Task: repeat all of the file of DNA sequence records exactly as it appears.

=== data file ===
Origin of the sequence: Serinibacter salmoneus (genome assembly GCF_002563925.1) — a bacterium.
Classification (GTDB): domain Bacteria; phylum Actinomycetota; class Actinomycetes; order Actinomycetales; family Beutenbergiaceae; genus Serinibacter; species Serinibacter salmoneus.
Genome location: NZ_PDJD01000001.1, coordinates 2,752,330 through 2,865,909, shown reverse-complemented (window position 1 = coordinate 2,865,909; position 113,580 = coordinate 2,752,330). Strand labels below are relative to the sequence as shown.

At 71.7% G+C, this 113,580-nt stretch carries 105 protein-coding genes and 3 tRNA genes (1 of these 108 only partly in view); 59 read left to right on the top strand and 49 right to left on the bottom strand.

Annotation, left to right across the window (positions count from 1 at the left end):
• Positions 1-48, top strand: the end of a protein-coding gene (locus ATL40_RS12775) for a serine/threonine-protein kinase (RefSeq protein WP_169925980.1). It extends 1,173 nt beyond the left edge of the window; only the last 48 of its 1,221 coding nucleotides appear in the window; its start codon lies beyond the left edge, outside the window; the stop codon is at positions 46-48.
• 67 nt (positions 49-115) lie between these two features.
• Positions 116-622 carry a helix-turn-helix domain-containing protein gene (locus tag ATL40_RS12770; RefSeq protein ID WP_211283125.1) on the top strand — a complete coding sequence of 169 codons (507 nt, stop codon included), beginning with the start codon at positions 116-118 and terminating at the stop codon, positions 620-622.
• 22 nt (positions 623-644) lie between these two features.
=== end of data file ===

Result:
Origin of the sequence: Serinibacter salmoneus (genome assembly GCF_002563925.1) — a bacterium.
Classification (GTDB): domain Bacteria; phylum Actinomycetota; class Actinomycetes; order Actinomycetales; family Beutenbergiaceae; genus Serinibacter; species Serinibacter salmoneus.
Genome location: NZ_PDJD01000001.1, coordinates 2,752,330 through 2,865,909, shown reverse-complemented (window position 1 = coordinate 2,865,909; position 113,580 = coordinate 2,752,330). Strand labels below are relative to the sequence as shown.

At 71.7% G+C, this 113,580-nt stretch carries 105 protein-coding genes and 3 tRNA genes (1 of these 108 only partly in view); 59 read left to right on the top strand and 49 right to left on the bottom strand.

Annotation, left to right across the window (positions count from 1 at the left end):
• Positions 1-48, top strand: the end of a protein-coding gene (locus ATL40_RS12775) for a serine/threonine-protein kinase (RefSeq protein WP_169925980.1). It extends 1,173 nt beyond the left edge of the window; only the last 48 of its 1,221 coding nucleotides appear in the window; its start codon lies beyond the left edge, outside the window; the stop codon is at positions 46-48.
• 67 nt (positions 49-115) lie between these two features.
• Positions 116-622 carry a helix-turn-helix domain-containing protein gene (locus tag ATL40_RS12770; RefSeq protein ID WP_211283125.1) on the top strand — a complete coding sequence of 169 codons (507 nt, stop codon included), beginning with the start codon at positions 116-118 and terminating at the stop codon, positions 620-622.
• 22 nt (positions 623-644) lie between these two features.